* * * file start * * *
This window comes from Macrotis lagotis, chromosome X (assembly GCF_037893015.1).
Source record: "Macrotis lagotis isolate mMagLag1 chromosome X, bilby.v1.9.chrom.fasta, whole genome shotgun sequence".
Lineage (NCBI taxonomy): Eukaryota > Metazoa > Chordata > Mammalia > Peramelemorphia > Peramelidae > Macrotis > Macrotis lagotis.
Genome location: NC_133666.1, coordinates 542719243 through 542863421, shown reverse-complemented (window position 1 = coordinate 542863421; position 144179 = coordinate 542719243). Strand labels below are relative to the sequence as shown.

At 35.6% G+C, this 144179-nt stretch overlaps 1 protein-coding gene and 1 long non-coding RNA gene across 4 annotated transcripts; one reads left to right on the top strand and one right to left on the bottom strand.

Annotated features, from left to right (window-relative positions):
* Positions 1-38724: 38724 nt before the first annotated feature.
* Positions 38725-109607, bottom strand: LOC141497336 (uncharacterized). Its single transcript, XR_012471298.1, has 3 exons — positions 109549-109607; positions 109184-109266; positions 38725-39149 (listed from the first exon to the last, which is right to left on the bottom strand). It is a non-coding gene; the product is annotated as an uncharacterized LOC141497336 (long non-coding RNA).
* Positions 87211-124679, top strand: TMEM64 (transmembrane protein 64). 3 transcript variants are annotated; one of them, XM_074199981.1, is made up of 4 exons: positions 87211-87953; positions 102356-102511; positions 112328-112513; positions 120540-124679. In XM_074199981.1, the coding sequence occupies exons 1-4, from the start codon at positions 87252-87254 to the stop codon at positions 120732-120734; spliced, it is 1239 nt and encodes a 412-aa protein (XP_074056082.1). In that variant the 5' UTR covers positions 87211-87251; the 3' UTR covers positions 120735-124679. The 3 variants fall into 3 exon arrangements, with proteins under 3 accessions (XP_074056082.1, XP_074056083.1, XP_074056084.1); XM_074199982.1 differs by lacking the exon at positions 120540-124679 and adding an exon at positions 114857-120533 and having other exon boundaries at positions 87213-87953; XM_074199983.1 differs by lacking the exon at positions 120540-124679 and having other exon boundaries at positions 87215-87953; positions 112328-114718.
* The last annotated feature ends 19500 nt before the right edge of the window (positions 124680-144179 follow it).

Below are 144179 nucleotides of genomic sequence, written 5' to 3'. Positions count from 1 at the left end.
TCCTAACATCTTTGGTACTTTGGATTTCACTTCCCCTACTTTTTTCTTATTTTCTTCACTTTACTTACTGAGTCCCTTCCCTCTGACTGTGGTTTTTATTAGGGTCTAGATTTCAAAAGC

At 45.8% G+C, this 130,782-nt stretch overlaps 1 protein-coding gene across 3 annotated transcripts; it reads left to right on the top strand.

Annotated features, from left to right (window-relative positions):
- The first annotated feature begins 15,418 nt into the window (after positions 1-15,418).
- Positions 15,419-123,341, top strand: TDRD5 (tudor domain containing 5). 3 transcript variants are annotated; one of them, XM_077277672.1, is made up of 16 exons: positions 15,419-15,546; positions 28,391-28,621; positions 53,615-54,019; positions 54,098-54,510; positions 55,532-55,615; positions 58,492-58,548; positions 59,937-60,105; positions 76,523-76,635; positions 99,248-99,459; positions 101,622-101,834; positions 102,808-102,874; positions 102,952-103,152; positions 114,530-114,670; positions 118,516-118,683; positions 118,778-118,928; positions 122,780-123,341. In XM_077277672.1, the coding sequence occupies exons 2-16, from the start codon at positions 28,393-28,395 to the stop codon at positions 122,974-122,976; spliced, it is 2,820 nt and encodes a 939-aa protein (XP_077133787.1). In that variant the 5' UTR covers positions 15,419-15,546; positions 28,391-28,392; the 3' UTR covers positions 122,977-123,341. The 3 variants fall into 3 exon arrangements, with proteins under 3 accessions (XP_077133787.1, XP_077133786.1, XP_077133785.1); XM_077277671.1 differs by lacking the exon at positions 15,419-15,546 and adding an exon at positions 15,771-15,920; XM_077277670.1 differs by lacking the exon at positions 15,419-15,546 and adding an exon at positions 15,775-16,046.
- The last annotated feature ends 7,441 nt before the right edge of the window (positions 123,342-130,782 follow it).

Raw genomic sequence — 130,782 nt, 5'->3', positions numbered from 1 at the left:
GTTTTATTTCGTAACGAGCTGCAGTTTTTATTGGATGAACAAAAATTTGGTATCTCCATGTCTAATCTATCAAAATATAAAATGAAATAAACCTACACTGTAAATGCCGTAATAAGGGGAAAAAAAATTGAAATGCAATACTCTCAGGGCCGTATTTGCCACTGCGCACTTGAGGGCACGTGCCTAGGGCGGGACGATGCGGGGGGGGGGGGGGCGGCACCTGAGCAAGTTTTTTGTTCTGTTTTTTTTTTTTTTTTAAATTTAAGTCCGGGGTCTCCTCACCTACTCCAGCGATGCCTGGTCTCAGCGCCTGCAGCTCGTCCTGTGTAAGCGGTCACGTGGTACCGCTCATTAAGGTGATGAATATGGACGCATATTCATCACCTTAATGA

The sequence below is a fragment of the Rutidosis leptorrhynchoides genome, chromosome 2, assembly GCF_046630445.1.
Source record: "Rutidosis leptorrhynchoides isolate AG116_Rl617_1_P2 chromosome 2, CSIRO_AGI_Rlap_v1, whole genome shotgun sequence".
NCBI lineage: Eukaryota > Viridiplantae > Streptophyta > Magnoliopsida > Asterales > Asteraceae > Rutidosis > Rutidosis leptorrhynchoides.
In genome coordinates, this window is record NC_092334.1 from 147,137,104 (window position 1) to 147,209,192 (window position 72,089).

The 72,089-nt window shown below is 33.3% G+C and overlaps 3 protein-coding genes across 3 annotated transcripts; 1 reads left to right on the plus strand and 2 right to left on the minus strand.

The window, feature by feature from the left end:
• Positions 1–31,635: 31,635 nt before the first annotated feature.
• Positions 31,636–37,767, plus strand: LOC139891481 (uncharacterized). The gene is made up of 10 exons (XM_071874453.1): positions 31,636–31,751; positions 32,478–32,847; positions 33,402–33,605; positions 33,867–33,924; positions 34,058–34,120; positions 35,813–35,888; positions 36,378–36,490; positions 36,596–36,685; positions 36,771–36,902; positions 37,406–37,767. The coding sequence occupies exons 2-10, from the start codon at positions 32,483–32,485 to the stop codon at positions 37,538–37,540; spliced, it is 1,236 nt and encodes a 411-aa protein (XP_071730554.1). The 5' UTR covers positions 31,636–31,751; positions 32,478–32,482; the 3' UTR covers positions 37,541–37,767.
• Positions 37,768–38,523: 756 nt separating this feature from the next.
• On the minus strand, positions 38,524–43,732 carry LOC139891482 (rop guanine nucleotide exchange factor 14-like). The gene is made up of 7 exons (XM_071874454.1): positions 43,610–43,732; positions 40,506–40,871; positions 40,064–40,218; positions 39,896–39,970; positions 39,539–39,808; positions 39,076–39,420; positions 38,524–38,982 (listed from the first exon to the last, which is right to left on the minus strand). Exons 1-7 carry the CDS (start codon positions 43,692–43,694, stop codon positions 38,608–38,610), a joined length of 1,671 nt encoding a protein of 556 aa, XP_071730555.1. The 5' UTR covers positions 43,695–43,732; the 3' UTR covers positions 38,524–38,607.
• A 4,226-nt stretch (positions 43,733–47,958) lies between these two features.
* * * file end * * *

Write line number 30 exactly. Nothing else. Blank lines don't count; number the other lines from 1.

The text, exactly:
• A 4,226-nt stretch (positions 43,733–47,958) lies between these two features.